Evenly Matched
The gender pay gap continues to be an issue across the UK and it’s undoubtedly an important area to address. Just last year The State of Wage Inequality in the Workplace report found that women in tech asked for less pay than their male counterparts 66% of the time, leaving them with 6% less salary. It’s not just women who feel the impact of this gap, men have also reported that knowing there is a gender pay gap within a company would have a negative effect on their opinion of that organisation. Therefore, eliminating any gender pay gap is not just about levelling the playing field for the sake of your female employees, it’s about positioning your business as an ethical, responsible organisation that all employees can feel proud to work for. 

Businesses should be aiming to achieve a 50% gender split in their companies, and rather than asking women what they believe they are worth, they need to recognise the role they play and ensure salaries match any correlating male employees with no hesitation.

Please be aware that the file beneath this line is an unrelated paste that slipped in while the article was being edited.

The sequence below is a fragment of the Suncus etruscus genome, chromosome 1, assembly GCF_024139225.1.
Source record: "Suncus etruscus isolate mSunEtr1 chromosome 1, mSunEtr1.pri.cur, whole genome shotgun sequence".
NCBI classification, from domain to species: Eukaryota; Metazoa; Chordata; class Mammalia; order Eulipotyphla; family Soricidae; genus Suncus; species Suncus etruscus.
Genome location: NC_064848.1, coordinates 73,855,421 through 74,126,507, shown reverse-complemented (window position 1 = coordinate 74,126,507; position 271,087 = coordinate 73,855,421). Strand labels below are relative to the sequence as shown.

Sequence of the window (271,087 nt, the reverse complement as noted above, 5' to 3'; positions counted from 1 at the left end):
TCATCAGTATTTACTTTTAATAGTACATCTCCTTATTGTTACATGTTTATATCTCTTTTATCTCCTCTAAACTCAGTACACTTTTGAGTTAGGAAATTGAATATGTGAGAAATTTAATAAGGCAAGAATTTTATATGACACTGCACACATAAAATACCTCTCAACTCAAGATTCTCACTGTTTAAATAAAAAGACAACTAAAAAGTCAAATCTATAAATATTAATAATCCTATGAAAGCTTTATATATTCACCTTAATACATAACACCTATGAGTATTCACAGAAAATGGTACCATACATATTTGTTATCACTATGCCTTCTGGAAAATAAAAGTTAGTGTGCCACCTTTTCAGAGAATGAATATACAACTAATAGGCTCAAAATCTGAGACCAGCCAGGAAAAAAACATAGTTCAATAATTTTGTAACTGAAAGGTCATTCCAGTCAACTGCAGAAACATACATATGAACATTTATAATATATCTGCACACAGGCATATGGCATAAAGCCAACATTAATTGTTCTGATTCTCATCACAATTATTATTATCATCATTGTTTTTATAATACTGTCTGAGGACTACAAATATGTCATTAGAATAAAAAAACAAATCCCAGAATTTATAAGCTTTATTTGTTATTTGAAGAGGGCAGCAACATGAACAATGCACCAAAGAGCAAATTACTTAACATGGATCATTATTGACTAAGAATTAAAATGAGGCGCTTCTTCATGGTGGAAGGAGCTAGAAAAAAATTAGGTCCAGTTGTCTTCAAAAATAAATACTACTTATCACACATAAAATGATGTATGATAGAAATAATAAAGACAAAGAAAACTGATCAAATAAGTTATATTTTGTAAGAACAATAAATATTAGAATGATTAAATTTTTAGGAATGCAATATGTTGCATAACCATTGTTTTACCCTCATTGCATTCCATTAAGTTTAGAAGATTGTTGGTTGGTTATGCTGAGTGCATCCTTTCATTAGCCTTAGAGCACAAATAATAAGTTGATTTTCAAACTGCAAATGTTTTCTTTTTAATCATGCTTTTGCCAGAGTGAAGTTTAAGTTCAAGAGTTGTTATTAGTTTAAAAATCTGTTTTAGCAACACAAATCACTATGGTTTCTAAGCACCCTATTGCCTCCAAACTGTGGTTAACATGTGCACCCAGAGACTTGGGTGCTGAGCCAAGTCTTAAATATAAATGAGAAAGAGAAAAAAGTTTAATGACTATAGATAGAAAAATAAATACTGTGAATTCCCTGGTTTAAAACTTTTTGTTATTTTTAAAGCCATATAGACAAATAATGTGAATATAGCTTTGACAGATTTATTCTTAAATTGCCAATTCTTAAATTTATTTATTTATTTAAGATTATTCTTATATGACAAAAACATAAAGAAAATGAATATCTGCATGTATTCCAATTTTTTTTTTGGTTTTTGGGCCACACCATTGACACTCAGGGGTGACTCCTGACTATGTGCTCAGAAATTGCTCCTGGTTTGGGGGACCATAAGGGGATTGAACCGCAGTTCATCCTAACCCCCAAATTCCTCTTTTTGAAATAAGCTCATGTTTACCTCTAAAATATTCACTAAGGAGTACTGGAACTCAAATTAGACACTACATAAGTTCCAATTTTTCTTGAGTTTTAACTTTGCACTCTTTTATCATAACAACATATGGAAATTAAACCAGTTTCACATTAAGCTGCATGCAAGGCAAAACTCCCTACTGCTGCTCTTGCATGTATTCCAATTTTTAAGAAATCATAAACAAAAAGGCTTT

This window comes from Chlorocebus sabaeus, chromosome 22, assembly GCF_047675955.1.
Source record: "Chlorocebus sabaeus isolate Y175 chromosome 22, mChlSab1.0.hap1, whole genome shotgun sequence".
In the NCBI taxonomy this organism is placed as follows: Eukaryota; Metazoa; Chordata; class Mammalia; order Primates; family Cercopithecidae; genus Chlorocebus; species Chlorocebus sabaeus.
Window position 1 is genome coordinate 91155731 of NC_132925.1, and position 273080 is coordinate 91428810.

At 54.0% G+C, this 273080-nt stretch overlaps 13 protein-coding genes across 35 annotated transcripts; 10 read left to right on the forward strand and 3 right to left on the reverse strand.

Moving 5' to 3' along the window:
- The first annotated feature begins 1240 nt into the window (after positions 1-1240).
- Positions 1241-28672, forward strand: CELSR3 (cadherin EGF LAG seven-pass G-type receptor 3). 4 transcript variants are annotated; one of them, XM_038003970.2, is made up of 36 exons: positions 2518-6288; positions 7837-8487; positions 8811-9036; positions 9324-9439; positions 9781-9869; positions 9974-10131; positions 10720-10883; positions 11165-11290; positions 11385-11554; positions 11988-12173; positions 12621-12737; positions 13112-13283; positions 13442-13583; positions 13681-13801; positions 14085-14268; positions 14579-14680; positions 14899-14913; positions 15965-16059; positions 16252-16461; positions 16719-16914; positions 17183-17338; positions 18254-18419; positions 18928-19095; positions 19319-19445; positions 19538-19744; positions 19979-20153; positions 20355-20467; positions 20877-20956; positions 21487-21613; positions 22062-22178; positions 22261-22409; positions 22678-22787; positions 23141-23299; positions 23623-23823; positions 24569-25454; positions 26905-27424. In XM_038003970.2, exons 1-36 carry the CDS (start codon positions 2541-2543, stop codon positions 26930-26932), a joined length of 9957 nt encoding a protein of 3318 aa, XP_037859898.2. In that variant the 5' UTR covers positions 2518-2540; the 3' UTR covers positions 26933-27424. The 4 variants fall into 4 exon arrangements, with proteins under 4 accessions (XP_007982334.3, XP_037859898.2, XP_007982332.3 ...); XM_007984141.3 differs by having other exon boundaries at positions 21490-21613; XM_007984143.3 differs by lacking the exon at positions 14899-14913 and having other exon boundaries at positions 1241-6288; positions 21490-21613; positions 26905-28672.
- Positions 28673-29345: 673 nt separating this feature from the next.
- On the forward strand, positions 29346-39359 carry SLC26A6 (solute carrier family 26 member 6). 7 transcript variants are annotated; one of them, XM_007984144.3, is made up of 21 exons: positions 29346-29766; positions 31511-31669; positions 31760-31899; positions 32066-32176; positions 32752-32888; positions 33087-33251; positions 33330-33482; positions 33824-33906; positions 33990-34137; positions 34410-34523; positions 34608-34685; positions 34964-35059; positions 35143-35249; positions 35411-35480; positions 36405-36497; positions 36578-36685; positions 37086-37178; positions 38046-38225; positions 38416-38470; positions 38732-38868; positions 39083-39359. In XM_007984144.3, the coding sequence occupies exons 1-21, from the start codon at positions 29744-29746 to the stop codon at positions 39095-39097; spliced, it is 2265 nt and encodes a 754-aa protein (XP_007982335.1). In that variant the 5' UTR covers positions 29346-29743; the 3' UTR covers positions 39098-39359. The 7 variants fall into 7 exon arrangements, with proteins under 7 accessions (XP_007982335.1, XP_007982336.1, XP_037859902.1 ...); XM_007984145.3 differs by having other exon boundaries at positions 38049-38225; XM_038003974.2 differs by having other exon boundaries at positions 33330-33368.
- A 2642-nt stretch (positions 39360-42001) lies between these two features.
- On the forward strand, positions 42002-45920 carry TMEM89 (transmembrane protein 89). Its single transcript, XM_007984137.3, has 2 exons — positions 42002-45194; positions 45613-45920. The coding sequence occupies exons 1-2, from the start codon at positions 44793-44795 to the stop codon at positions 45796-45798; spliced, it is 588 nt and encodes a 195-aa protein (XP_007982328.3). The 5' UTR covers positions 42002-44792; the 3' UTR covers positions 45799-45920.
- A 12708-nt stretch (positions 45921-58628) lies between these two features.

Seeing is Believing
When it comes to inspiring more women to join the tech sector one of the most effective solutions is role-modelling.  If you can’t see someone who looks like you doing the job, then you don’t think it’s for you. In fact, 20% of women would leave a job if there wasn’t enough female representation. Considering this promoting the roles of women in the sector through staff stories will be one of the strongest steps a company can take towards closing the gap within the industry. Organisations should be helping their employees recognise what they have to offer and encouraging them to network, apply for guest speaker slots or entering them for awards. There are now a number of events dedicated to recognising the women in the tech sector such as TechWomen 100, Women in Tech Awards and Women in Tech London, all showcasing the achievements and possibilities for women in tech.